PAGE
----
Maybe it’s just me, but it seems like more and more product/buying decisions are being delegated to large cross functional groups or formal committee’s. Now, this is likely due to procurement changes that have been implemented post recession. But selling to groups presents a unique challenge to sales teams and SEs that require special considerations. I personally dislike this scenario, but here we are.
I dislike the scenario because I believe that relying on a committee is an overly conservative approach that, in aggregate, greatly slows innovation in all departments–but decidedly so in R&D and IT organizations. From an SE perspective, it makes the job of determining the highest priority business problems and technical drivers difficult, as opinions within the group will vary greatly.
When you have a key decision maker or technical evaluator, you can focus–laserlike–on only the important use cases. Conversely, every member of a committee will have their pet criteria, and ignoring any of them may loose you votes, even if they don’t align to the broader organizational goals.
To net this out: You always had groups involved in the buying decision, but now each of those members has a direct vote.
This makes it critical that we’re on our game in terms of our fundamental ability to navigate these political waters. In a recent discussion with some reps, here is what we came up with for some good tactics to implement. These can be used on every opp, but are especially valuable when you’re selling into a Fortune 500, Govt, or committee-based buying center:- In every meeting, especially those with many participants, take the time to get everone’s name, organizational affilitation, and role
- If you know a meeting will be large ahead of time, schedule in 10 minutes to make sure both sides understand proper introductions are part of the agenda. If you don’t, you risk alienating participants
- Follow up after the fact with each committee member to “make sure you had a chance to answer all of their questions and understand his/her particular criteria–given the short amount of time on the initial call”. Your goal is to treat this person with the same attention as the committee chair or reporting director. Too often, certain group members are ignored by Sales because they didn’t speak up much in the meeting to command their attention. It would be our mistake to assume these members didn’t have something unique they brought to the equation.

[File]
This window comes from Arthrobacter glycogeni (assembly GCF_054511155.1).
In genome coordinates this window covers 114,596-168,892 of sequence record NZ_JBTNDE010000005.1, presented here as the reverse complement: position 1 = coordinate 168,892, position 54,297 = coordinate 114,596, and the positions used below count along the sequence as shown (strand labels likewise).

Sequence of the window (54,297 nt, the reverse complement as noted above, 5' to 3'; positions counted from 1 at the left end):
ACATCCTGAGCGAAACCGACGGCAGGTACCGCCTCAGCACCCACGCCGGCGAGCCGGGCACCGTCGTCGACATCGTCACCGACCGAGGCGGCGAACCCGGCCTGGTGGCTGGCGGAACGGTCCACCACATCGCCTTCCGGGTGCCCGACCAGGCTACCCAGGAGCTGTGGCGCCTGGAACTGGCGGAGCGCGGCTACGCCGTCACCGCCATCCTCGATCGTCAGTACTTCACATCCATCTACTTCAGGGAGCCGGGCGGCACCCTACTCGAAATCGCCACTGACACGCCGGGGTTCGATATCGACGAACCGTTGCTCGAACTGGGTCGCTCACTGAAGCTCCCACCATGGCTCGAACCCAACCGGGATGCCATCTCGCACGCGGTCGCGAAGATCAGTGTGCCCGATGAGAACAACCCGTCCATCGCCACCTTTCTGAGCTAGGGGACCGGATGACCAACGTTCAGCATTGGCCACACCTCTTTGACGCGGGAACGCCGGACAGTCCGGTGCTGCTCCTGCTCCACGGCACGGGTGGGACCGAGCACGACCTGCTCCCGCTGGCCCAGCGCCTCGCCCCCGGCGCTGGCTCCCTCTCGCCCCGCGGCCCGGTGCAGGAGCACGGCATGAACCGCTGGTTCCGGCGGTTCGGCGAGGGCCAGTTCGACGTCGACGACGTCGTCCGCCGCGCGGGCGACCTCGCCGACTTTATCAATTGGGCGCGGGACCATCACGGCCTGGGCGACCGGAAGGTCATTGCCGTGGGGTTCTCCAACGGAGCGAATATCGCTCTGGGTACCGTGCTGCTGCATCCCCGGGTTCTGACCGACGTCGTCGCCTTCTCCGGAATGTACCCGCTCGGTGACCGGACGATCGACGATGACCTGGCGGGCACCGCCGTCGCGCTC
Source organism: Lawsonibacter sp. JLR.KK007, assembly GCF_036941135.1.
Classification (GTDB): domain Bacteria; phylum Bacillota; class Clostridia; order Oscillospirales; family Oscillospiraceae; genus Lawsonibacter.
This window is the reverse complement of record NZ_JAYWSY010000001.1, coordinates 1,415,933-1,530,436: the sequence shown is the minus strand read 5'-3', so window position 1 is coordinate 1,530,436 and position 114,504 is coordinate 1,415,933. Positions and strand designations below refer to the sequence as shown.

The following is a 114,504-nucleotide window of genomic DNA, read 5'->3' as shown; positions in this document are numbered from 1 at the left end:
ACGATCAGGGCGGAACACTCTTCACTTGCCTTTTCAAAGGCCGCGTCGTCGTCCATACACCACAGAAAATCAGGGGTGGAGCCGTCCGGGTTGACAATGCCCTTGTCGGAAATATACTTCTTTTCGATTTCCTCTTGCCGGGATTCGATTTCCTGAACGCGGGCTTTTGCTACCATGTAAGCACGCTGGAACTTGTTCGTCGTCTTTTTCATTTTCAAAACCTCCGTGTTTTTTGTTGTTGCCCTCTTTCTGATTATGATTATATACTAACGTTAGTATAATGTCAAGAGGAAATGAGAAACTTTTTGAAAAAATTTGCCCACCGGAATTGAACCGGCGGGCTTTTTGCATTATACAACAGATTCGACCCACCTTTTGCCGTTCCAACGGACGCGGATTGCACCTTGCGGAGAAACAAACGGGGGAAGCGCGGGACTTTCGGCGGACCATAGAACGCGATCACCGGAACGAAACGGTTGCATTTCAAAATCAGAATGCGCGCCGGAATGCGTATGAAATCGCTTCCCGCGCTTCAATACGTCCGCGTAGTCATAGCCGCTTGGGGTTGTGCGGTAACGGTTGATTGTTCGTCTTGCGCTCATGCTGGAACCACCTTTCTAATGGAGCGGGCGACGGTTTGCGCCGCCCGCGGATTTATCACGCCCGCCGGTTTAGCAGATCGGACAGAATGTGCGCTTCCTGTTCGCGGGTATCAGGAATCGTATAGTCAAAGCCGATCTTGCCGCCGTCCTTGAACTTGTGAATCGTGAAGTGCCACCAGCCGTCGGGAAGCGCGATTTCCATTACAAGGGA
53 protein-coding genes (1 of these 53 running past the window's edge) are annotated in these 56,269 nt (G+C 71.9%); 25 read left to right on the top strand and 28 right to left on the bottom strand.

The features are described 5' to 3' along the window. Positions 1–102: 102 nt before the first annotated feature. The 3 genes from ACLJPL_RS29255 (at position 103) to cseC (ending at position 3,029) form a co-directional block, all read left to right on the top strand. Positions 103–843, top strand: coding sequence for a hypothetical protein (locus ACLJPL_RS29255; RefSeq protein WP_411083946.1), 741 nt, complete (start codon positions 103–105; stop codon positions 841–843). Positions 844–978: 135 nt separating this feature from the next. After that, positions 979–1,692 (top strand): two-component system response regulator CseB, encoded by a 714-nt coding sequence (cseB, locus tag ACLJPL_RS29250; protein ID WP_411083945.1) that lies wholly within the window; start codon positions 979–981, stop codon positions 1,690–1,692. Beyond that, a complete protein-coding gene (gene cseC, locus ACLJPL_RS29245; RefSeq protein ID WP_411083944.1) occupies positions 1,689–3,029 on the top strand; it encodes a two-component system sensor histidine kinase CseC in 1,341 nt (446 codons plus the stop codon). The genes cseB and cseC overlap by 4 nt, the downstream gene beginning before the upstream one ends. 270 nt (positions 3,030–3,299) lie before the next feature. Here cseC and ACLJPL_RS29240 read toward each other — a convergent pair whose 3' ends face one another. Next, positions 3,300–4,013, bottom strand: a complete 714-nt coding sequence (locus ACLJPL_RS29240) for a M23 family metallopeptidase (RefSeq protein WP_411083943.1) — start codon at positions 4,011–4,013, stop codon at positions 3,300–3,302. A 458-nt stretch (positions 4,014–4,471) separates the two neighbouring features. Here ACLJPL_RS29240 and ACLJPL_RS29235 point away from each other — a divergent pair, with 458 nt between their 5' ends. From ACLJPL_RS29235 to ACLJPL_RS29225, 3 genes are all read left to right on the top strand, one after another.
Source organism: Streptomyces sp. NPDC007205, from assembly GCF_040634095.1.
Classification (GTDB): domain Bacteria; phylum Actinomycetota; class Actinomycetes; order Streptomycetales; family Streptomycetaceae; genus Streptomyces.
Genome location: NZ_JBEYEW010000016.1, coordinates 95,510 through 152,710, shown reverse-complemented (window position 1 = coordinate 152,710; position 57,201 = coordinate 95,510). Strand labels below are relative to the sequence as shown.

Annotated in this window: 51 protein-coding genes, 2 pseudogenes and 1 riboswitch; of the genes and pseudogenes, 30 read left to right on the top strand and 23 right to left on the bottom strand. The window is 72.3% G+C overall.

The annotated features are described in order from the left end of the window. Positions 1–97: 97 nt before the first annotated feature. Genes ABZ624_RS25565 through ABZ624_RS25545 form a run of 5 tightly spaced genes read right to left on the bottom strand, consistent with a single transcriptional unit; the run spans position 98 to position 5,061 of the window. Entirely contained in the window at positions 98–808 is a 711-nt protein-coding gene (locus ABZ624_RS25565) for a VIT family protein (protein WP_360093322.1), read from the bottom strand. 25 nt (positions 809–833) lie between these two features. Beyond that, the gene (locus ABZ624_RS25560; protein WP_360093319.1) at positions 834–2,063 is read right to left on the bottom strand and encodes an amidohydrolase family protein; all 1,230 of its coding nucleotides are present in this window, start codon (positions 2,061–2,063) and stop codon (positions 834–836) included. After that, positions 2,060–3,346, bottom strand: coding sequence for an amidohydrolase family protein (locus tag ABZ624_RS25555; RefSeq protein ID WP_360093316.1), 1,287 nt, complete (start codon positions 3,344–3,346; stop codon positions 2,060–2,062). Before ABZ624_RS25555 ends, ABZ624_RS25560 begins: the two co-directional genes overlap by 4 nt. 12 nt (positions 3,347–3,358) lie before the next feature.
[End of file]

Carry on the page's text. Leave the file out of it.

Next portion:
- Learn who each committee member will leverage or consult in formulating their opinion. Often, it will be 1-2 folks who aren’t on the committee themselves
- Determine the pecking order of the committee. You can’t spend equal time with everybody, so make sure you are directing your communication efforts to those in the best position to act on them. I’m not a fan of playing politics because of its propensity to backfire, but not understanding political realities is also equally detrimental
- Arm your supporters with inside information. Use private information such as non-published technical collateral, competitive writeups, and most importantly insider industry data affecting your market. Coach your supporters on how to get the most out of this. Example, if a top notch think tank publishes insights on your market that puts you in a favorable light, that committee member should be distributing that to the whole group as though they found it. Essentially you’re helping them build credibility for their opinions they can tap later
You and your rep should each be aware of these factors and tactics and discuss the game plan to execute. As the SE, you should be focused on understanding the specific committee members who the others will likely turn to for technical validation or leadership. You should also be making the followup calls to those members as well as the confidants the members will turn to for validation. You should also be sending (or suggesting) that specific collateral and resources get sent to specific individuals as you uncover more information about the committee dynamics.
SE Managers: Consult with marketing so that the whole sales team is receiving (and can contribute to) a running list of indistry validation articles that they can send out to prospects as needed. Unless you’re at a bigger firm with depth in technical product marketing, SEs will need to pitch in and help curate this content.
Other suggestions? Comment here.